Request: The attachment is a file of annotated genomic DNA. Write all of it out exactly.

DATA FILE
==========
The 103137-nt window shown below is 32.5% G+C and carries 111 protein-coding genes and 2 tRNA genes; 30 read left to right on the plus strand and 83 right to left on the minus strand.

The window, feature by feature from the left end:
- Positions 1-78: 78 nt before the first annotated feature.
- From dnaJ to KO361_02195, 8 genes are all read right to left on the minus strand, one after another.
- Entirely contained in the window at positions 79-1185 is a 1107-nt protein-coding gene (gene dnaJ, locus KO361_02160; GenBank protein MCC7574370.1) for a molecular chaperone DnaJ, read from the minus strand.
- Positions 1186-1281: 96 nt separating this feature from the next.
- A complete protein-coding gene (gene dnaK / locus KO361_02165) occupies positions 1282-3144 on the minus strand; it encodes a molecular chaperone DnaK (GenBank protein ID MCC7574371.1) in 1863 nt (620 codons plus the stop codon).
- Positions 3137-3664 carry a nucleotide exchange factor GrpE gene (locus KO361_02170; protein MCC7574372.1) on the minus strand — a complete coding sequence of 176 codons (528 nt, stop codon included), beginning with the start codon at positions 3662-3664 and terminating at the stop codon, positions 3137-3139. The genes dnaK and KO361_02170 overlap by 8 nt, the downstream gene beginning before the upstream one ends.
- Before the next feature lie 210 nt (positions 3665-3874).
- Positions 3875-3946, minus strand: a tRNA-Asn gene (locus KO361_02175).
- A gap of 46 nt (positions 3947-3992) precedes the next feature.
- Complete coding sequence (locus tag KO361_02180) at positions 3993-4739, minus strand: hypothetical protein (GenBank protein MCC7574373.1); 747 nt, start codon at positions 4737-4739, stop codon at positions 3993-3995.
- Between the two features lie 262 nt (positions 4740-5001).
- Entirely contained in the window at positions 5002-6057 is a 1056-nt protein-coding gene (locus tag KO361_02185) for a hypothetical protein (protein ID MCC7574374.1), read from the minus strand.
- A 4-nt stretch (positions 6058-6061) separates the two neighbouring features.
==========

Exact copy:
The 103137-nt window shown below is 32.5% G+C and carries 111 protein-coding genes and 2 tRNA genes; 30 read left to right on the plus strand and 83 right to left on the minus strand.

The window, feature by feature from the left end:
- Positions 1-78: 78 nt before the first annotated feature.
- From dnaJ to KO361_02195, 8 genes are all read right to left on the minus strand, one after another.
- Entirely contained in the window at positions 79-1185 is a 1107-nt protein-coding gene (gene dnaJ, locus KO361_02160; GenBank protein MCC7574370.1) for a molecular chaperone DnaJ, read from the minus strand.
- Positions 1186-1281: 96 nt separating this feature from the next.
- A complete protein-coding gene (gene dnaK / locus KO361_02165) occupies positions 1282-3144 on the minus strand; it encodes a molecular chaperone DnaK (GenBank protein ID MCC7574371.1) in 1863 nt (620 codons plus the stop codon).
- Positions 3137-3664 carry a nucleotide exchange factor GrpE gene (locus KO361_02170; protein MCC7574372.1) on the minus strand — a complete coding sequence of 176 codons (528 nt, stop codon included), beginning with the start codon at positions 3662-3664 and terminating at the stop codon, positions 3137-3139. The genes dnaK and KO361_02170 overlap by 8 nt, the downstream gene beginning before the upstream one ends.
- Before the next feature lie 210 nt (positions 3665-3874).
- Positions 3875-3946, minus strand: a tRNA-Asn gene (locus KO361_02175).
- A gap of 46 nt (positions 3947-3992) precedes the next feature.
- Complete coding sequence (locus tag KO361_02180) at positions 3993-4739, minus strand: hypothetical protein (GenBank protein MCC7574373.1); 747 nt, start codon at positions 4737-4739, stop codon at positions 3993-3995.
- Between the two features lie 262 nt (positions 4740-5001).
- Entirely contained in the window at positions 5002-6057 is a 1056-nt protein-coding gene (locus tag KO361_02185) for a hypothetical protein (protein ID MCC7574374.1), read from the minus strand.
- A 4-nt stretch (positions 6058-6061) separates the two neighbouring features.